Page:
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Police are not empowered to be racist. Racism empowers their power. The thought process is, In addition to subjecting you, because I either don’t look like you, or I think differently better than you (in a Eurocentric way) then not only can I impose my power over you, I can get away with it too. The five black men that facilitated the death of their black brother on January 7th now have to reconcile with the fact that the same power and force they demonstrated against Nichols will now be demonstrated against them. Black people never win when we hurt other black people because we are in the minority.

On the scale of a country, you hurt yourself by hurting the people who look like you because you are limiting your people’s growth, and your own. Hemphill isn’t worried about his black colleagues. And guess what, he is already getting better treatment. Sure subjectively he may have avoided doing the abhorrent, but his hands are still just as red, and he isn’t even being brought up in media coverage.

The system of policing needs to change. We as a people cannot do this to one another and have a healthy society at the same time. Bad policing is not a race story, it’s a power story. Where there is power, racism is somewhere in the room. Racism also scales. Inner-community racism exists and is different in impact from intercommunity racism. We need police that can do their job and cherish all life. Yes more than their own, that’s the job they signed up for. We need police to be servants again and to be disincentivized to harass people.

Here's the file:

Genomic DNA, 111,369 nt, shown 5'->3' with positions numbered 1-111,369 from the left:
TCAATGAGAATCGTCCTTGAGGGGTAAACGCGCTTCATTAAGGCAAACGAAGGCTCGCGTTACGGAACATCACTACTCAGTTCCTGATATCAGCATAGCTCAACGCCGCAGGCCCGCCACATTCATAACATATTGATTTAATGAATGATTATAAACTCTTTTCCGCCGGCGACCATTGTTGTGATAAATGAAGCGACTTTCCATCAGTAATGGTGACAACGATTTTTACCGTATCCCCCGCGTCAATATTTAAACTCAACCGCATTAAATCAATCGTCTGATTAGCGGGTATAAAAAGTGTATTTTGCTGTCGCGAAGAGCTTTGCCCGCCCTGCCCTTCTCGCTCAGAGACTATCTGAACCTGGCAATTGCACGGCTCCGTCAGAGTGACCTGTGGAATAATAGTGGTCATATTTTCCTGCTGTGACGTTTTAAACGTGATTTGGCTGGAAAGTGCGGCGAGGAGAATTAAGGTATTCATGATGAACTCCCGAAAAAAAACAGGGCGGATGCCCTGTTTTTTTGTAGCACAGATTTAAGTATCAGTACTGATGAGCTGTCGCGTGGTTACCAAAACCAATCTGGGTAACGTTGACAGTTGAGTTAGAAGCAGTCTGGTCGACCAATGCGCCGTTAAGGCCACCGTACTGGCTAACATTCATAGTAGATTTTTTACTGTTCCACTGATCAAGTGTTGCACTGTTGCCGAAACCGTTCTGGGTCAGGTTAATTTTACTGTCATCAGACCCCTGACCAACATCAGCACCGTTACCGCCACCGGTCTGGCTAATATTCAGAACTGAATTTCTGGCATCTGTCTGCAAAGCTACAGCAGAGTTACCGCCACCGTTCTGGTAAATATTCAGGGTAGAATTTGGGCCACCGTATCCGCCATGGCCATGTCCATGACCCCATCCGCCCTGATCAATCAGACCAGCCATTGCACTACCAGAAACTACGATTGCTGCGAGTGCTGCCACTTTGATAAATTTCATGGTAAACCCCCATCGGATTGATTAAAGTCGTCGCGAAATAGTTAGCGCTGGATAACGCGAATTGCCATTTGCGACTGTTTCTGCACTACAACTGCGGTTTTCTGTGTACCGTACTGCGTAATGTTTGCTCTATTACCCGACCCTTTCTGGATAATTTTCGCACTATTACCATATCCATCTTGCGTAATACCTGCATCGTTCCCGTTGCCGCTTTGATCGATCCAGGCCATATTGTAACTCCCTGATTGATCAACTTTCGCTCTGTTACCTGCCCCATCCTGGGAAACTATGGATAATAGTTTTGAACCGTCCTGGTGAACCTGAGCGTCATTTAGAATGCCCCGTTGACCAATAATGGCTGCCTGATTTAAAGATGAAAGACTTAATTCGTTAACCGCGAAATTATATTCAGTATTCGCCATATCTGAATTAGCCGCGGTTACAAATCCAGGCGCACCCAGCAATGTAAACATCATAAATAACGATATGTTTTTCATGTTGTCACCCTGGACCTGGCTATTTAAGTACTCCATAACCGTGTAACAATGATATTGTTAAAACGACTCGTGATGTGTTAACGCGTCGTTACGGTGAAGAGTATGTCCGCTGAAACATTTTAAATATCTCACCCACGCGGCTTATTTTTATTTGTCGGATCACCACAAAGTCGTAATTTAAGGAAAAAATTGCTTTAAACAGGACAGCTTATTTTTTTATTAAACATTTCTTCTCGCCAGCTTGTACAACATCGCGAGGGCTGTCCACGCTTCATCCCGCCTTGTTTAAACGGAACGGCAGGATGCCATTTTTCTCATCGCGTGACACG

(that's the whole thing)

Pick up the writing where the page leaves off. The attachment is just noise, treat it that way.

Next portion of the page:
Image source.

There is a fable about the Scorpion and the frog. There is this scorpion that is trying to get across a river, and it asks a frog for help. The frog is reluctant thinking that the scorpion will sting it and kill it. The scorpion assures the frog that it won’t sting it because otherwise both it and the frog will die. The frog agrees and gives the scorpion a ride. Midway through the river the scorpion stings the frog anyway. As the frog is dying, and the scorpion subsequently as well, the frog asks why the scorpion did it. The scorpion replies that it’s in its nature.